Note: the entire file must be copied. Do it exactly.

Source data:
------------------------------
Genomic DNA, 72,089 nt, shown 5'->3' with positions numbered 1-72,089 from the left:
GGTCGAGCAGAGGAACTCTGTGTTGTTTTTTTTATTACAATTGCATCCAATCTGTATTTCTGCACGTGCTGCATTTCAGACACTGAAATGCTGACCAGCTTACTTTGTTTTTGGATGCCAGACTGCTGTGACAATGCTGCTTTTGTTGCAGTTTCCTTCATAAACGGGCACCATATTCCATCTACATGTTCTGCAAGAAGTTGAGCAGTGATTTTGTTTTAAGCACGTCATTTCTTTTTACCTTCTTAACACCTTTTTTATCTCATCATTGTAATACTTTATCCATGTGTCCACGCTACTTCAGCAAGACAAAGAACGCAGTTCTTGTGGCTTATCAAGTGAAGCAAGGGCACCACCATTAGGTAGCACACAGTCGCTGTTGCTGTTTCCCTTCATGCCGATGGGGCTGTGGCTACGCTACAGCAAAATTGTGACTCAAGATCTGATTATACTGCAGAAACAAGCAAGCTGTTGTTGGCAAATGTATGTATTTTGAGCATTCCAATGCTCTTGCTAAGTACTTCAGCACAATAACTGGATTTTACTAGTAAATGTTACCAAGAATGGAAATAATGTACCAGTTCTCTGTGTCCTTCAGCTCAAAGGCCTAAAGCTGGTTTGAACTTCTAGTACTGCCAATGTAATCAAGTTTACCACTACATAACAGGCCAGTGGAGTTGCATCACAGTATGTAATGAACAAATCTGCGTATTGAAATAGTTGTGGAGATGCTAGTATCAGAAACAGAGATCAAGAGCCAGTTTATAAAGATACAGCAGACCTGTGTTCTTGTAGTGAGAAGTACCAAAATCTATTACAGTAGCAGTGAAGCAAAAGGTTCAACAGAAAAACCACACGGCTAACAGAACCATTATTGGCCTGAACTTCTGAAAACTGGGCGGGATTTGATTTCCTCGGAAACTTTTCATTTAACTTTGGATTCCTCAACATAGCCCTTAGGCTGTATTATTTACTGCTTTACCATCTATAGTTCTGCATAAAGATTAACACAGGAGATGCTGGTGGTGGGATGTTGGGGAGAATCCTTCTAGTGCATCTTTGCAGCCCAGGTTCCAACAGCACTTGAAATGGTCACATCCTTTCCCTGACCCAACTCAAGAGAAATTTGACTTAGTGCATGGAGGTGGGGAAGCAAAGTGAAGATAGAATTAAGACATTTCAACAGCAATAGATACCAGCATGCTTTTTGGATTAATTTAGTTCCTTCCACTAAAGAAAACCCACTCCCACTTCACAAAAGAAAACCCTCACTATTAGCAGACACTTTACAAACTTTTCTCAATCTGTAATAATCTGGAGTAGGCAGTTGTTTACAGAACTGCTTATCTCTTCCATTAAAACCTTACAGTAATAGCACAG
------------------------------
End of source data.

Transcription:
Genomic DNA, 72,089 nt, shown 5'->3' with positions numbered 1-72,089 from the left:
GGTCGAGCAGAGGAACTCTGTGTTGTTTTTTTTATTACAATTGCATCCAATCTGTATTTCTGCACGTGCTGCATTTCAGACACTGAAATGCTGACCAGCTTACTTTGTTTTTGGATGCCAGACTGCTGTGACAATGCTGCTTTTGTTGCAGTTTCCTTCATAAACGGGCACCATATTCCATCTACATGTTCTGCAAGAAGTTGAGCAGTGATTTTGTTTTAAGCACGTCATTTCTTTTTACCTTCTTAACACCTTTTTTATCTCATCATTGTAATACTTTATCCATGTGTCCACGCTACTTCAGCAAGACAAAGAACGCAGTTCTTGTGGCTTATCAAGTGAAGCAAGGGCACCACCATTAGGTAGCACACAGTCGCTGTTGCTGTTTCCCTTCATGCCGATGGGGCTGTGGCTACGCTACAGCAAAATTGTGACTCAAGATCTGATTATACTGCAGAAACAAGCAAGCTGTTGTTGGCAAATGTATGTATTTTGAGCATTCCAATGCTCTTGCTAAGTACTTCAGCACAATAACTGGATTTTACTAGTAAATGTTACCAAGAATGGAAATAATGTACCAGTTCTCTGTGTCCTTCAGCTCAAAGGCCTAAAGCTGGTTTGAACTTCTAGTACTGCCAATGTAATCAAGTTTACCACTACATAACAGGCCAGTGGAGTTGCATCACAGTATGTAATGAACAAATCTGCGTATTGAAATAGTTGTGGAGATGCTAGTATCAGAAACAGAGATCAAGAGCCAGTTTATAAAGATACAGCAGACCTGTGTTCTTGTAGTGAGAAGTACCAAAATCTATTACAGTAGCAGTGAAGCAAAAGGTTCAACAGAAAAACCACACGGCTAACAGAACCATTATTGGCCTGAACTTCTGAAAACTGGGCGGGATTTGATTTCCTCGGAAACTTTTCATTTAACTTTGGATTCCTCAACATAGCCCTTAGGCTGTATTATTTACTGCTTTACCATCTATAGTTCTGCATAAAGATTAACACAGGAGATGCTGGTGGTGGGATGTTGGGGAGAATCCTTCTAGTGCATCTTTGCAGCCCAGGTTCCAACAGCACTTGAAATGGTCACATCCTTTCCCTGACCCAACTCAAGAGAAATTTGACTTAGTGCATGGAGGTGGGGAAGCAAAGTGAAGATAGAATTAAGACATTTCAACAGCAATAGATACCAGCATGCTTTTTGGATTAATTTAGTTCCTTCCACTAAAGAAAACCCACTCCCACTTCACAAAAGAAAACCCTCACTATTAGCAGACACTTTACAAACTTTTCTCAATCTGTAATAATCTGGAGTAGGCAGTTGTTTACAGAACTGCTTATCTCTTCCATTAAAACCTTACAGTAATAGCACAG